FUDiabetes

How does a Dexcom Continuous Glucose Monitor work?

A Continous Glucose Monitor (CGM) inserts a glucose sensor in your skin, and allows you to obtain an ongoing readout of your glucose on a device somehow connected to the sensor (generally through radio waves) until the sensor must be replaced.

Dexcom, founded in 1999, supplies the most common Continuous Glucose Monitoring system in the world.

The components of a Dexcom CGM System

A Dexcom CGM has three components:

  • a sensor inserted in your skin

  • a transmitter, bedded on top of the sensor, that transmits sensor information on an ongoing basis

  • a receiving device, which receives and displays the information transmitted by the sensor. While Dexcom provides a dedicated receiver, many users of the latest generation of Dexcom systems use their cellphone as a receiver.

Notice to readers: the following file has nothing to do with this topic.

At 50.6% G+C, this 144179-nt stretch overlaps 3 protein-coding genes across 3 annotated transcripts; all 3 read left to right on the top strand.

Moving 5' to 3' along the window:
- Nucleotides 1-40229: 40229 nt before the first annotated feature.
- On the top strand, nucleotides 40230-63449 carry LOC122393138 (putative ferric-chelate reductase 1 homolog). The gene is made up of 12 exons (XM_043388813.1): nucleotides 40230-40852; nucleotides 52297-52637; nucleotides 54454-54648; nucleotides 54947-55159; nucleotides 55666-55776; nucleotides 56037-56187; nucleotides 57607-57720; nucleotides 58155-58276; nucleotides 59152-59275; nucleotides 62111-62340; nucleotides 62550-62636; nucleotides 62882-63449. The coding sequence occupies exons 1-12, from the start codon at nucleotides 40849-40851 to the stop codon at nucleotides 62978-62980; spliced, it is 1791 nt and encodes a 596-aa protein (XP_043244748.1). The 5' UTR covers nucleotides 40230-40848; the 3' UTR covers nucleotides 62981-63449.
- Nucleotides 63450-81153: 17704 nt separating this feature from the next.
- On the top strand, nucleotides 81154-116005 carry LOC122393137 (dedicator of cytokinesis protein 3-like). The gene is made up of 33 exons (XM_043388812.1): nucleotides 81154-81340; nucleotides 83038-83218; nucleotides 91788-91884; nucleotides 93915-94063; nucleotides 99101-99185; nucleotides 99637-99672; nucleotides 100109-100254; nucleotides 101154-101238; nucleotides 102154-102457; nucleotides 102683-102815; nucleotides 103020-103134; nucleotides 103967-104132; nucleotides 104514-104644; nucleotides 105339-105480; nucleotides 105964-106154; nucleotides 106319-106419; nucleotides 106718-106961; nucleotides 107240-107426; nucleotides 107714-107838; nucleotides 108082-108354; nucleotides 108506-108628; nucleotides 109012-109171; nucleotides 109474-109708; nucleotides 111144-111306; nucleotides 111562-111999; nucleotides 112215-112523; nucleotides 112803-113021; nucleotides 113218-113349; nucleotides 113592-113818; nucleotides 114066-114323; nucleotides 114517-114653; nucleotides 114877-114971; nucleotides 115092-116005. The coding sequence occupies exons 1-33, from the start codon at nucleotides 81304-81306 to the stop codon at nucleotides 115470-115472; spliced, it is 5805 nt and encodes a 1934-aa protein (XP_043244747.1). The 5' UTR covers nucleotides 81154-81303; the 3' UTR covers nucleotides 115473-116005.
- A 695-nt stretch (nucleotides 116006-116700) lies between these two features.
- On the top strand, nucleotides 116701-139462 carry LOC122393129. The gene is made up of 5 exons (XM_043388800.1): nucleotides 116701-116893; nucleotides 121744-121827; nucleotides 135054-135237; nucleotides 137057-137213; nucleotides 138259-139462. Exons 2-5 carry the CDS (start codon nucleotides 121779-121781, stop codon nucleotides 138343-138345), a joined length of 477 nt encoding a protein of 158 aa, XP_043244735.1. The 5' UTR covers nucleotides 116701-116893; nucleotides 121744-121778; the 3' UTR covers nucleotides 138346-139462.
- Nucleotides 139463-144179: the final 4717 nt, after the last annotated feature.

In addition, Dexcom provides online analytics that allow the patient to review CGM data online and analyze it for patterns.

Use in combination with a pump

Some insulin pump manufacturers (Animas, Tandem) have provided or provide systems that combine a pump with a Dexcom CGM system. In general, these systems do not include a Dexcom receiver, but combine display units.

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The Dexcom Sensor

The same Dexcom G5 / G4 Platinum Sensor is used with both the Dexcom G4 and G5 systems. The sensor frame is approximately 2" x 1" x3/8", barely large enough to wrap around the transmitter. The sensor is a narrow wire, quite flexible, which is the only part that will be inserted under the skin.

DexcomSensorFinger_2017-10-07

The sensor frame comes surrounded by a large adhesive pad, and attached to a kludgy inserter:

DexcomSensorWithApplicator_2017-10-07

The user uses the applicator to insert the sensor fiber:

DexcomSensorInjected_2017-10-07

Once the sensor is inserted, the user removes the applicator, which leaves the small sensor and sensor patch on the skin:

DexcomSensorOnSkin_2017-10-07